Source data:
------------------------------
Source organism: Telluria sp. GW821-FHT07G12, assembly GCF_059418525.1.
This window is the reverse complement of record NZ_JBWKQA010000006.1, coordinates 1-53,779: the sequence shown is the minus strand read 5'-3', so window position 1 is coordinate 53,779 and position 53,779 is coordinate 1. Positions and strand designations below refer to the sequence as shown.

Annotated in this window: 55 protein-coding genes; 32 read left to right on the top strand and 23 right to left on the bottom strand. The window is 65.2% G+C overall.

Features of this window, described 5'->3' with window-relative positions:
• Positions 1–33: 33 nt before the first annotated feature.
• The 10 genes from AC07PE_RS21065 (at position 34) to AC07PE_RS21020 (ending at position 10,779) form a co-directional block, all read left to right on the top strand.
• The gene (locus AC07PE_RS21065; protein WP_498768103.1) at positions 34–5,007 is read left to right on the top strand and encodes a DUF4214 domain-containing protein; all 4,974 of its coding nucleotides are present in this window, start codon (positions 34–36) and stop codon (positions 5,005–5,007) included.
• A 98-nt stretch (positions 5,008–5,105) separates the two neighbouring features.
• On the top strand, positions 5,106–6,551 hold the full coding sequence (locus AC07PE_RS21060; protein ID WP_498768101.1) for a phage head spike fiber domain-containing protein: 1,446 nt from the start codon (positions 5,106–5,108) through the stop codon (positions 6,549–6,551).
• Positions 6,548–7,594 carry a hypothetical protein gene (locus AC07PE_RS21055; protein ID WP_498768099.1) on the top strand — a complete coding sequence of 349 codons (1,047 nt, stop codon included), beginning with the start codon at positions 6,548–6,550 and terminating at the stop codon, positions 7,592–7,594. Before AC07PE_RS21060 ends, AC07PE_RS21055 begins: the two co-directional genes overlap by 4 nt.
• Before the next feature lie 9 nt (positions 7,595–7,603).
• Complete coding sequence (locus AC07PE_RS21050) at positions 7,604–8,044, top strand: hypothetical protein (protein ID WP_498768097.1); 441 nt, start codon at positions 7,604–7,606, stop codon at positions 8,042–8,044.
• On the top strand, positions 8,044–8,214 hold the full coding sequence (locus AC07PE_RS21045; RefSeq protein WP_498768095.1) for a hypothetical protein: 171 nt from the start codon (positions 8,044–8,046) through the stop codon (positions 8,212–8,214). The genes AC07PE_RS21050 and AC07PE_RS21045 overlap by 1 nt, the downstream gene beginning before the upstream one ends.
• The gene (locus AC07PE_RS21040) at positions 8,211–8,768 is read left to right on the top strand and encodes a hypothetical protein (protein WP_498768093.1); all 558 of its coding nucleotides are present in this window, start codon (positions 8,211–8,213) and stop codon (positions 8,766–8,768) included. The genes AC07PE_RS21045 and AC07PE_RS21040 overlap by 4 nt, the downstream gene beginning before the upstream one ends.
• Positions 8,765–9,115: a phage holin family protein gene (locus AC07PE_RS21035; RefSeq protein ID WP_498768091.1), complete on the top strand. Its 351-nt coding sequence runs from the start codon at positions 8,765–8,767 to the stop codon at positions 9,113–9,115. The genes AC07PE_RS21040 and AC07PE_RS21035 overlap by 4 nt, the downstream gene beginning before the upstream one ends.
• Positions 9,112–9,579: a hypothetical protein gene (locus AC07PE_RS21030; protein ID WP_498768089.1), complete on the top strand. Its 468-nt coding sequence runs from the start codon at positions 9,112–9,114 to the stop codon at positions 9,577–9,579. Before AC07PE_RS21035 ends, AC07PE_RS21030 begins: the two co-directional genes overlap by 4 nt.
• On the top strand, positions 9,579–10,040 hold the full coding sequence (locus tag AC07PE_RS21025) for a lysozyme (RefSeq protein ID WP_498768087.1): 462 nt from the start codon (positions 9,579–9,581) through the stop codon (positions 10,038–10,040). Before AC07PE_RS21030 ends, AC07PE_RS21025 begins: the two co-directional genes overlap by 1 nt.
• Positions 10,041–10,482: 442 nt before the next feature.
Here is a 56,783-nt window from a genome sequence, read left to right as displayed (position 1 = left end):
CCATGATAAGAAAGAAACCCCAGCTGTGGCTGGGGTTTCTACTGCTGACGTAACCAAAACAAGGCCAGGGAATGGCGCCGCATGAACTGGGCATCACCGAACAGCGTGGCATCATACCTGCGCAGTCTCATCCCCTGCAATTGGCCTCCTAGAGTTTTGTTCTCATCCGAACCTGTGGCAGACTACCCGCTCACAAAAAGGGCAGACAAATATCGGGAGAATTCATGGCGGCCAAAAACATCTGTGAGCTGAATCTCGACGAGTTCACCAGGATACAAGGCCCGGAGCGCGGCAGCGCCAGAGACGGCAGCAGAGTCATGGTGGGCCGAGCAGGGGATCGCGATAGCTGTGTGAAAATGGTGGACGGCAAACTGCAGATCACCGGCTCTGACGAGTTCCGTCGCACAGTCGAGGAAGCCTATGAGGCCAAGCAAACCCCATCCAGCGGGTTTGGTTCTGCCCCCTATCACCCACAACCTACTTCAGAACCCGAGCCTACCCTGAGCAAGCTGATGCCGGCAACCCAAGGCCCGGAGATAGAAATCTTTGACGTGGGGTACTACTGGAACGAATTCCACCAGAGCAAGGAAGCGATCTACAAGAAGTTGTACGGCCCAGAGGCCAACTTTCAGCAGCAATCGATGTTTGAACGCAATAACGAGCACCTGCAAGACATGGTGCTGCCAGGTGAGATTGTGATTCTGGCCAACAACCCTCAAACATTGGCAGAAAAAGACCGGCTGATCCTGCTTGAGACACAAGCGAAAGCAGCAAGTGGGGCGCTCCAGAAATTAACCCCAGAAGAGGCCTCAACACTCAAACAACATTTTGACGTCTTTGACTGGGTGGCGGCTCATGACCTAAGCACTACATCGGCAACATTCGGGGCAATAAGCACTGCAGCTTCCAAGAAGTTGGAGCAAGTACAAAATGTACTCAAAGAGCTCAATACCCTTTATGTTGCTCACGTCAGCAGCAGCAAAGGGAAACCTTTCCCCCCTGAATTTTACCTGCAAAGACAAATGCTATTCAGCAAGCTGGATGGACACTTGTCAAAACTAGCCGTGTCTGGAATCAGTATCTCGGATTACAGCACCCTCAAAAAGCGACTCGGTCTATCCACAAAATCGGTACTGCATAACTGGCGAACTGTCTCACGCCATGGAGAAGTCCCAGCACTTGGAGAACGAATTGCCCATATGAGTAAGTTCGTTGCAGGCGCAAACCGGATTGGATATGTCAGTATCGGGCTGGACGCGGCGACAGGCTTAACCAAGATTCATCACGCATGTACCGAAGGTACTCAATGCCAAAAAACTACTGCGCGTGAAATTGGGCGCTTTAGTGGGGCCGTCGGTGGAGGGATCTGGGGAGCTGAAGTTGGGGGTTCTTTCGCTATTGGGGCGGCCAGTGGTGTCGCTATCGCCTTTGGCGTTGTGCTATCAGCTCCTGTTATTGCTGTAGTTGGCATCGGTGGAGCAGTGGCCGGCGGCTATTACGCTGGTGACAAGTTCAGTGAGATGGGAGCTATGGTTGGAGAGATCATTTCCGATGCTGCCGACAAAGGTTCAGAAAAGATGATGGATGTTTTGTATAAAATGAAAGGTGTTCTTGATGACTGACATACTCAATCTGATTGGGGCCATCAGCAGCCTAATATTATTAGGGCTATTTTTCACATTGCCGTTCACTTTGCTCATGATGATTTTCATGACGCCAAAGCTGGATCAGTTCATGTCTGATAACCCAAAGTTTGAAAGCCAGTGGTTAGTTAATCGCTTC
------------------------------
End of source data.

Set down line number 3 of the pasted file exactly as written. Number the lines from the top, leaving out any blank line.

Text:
Annotated in this window: 55 protein-coding genes; 32 read left to right on the top strand and 23 right to left on the bottom strand. The window is 65.2% G+C overall.